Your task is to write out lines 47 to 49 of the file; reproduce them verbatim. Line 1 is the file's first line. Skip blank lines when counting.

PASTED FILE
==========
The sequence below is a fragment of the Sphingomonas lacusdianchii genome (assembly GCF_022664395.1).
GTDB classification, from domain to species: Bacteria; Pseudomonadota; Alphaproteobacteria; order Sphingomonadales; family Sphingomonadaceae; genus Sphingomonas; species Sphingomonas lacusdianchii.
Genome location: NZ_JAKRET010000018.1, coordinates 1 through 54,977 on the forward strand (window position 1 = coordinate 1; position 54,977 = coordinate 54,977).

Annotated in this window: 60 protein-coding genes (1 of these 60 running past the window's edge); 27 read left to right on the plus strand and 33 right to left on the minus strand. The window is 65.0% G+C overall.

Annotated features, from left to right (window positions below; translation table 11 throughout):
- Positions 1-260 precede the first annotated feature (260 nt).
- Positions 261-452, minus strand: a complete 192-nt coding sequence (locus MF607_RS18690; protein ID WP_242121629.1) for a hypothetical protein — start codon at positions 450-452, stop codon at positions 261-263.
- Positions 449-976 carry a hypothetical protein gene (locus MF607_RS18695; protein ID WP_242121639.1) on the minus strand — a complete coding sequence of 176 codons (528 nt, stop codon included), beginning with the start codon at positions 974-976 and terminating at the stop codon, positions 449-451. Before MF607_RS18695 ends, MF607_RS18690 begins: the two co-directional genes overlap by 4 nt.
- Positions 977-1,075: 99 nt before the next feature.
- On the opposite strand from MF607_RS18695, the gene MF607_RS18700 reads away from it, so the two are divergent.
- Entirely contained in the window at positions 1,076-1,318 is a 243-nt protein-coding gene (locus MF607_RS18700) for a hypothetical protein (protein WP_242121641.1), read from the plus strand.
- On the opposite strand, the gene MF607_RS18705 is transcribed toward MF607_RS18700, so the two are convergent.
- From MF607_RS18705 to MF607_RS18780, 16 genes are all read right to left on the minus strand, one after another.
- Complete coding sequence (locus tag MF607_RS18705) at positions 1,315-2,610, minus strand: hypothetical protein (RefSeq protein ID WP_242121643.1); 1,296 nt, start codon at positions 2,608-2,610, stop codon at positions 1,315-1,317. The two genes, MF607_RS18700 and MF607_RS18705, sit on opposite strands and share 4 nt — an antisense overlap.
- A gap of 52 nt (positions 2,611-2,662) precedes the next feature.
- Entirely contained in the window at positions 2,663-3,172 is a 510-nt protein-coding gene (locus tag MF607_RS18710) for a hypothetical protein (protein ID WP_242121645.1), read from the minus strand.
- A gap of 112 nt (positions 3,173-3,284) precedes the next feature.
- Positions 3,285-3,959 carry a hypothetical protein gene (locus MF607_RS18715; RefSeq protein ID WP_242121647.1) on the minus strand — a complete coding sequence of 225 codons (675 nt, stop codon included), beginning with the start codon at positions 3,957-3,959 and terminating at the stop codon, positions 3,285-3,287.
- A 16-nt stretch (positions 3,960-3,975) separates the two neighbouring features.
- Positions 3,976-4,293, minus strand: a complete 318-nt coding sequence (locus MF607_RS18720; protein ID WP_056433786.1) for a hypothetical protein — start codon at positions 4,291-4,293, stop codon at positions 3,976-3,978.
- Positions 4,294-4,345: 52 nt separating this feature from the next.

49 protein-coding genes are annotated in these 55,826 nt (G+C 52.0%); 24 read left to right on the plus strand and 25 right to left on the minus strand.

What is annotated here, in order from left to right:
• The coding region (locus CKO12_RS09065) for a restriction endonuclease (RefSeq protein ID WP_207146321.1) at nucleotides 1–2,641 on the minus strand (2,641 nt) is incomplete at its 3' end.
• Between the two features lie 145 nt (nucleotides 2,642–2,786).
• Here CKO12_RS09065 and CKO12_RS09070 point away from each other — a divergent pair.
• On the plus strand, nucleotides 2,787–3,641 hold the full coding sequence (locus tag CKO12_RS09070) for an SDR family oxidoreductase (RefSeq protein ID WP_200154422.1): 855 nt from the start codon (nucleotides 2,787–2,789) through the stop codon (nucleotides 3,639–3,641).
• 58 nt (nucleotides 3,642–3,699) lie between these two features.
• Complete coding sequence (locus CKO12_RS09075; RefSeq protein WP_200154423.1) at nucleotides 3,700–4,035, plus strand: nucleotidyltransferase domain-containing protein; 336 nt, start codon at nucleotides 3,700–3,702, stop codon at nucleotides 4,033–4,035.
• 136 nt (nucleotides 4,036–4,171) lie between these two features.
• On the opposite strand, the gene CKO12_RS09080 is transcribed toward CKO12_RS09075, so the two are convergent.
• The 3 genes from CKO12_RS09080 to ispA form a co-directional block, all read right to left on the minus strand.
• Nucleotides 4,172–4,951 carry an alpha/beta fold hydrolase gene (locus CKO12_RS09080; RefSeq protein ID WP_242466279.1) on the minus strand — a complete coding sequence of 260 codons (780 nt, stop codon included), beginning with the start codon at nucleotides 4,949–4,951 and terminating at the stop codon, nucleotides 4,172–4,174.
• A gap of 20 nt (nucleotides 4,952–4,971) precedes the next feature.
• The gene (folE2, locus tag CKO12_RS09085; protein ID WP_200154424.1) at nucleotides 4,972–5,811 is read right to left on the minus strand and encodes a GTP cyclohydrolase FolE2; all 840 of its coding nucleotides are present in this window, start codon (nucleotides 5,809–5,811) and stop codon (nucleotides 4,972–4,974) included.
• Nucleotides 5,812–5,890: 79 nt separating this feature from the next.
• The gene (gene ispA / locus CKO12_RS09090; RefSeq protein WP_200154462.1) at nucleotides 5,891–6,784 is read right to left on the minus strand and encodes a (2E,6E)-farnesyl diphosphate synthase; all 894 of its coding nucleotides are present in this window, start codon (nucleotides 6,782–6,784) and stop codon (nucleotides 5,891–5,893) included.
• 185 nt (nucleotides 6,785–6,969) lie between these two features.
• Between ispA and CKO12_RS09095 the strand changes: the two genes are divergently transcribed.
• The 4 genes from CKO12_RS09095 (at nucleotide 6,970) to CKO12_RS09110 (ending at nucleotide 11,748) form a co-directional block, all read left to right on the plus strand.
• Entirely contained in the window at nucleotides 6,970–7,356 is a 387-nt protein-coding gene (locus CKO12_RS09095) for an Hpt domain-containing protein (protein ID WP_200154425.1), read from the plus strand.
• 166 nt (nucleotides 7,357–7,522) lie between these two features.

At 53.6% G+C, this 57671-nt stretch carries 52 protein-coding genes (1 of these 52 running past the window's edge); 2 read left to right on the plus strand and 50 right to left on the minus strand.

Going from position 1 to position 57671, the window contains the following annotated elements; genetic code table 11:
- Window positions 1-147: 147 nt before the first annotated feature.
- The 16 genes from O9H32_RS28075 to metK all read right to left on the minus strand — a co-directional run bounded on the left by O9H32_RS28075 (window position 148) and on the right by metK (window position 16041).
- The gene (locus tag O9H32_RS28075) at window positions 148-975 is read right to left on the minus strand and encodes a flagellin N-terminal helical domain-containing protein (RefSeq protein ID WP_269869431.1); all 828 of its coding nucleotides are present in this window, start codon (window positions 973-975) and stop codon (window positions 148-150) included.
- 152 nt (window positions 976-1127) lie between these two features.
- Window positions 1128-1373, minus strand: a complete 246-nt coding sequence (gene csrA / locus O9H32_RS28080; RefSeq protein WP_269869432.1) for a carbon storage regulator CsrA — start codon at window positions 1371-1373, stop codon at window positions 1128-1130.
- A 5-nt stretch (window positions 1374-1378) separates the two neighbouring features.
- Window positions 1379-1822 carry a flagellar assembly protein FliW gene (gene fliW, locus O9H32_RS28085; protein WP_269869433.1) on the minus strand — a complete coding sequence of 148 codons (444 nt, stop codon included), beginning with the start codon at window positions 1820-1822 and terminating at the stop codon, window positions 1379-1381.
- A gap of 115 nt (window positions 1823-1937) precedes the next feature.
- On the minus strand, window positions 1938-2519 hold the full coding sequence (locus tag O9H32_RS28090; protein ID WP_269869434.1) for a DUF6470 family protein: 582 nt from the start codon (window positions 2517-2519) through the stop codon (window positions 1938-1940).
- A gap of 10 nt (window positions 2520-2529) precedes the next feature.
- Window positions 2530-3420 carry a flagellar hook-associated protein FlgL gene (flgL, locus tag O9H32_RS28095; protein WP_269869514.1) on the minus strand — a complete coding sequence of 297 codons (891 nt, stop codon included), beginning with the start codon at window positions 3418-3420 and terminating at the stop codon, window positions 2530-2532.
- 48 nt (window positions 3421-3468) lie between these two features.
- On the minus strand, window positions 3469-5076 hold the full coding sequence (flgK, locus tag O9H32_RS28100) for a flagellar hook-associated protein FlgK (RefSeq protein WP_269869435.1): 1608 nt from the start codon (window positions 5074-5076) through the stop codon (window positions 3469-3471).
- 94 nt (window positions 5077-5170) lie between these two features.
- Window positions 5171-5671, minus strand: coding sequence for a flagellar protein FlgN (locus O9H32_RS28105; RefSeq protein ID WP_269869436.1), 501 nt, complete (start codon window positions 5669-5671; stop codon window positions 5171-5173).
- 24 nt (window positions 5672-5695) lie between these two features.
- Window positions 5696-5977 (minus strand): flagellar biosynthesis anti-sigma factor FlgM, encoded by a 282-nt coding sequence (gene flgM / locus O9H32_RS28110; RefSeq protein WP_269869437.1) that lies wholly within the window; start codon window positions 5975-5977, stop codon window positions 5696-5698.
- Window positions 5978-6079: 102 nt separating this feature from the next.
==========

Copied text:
- The gene (locus tag O9H32_RS28075) at window positions 148-975 is read right to left on the minus strand and encodes a flagellin N-terminal helical domain-containing protein (RefSeq protein ID WP_269869431.1); all 828 of its coding nucleotides are present in this window, start codon (window positions 973-975) and stop codon (window positions 148-150) included.
- 152 nt (window positions 976-1127) lie between these two features.
- Window positions 1128-1373, minus strand: a complete 246-nt coding sequence (gene csrA / locus O9H32_RS28080; RefSeq protein WP_269869432.1) for a carbon storage regulator CsrA — start codon at window positions 1371-1373, stop codon at window positions 1128-1130.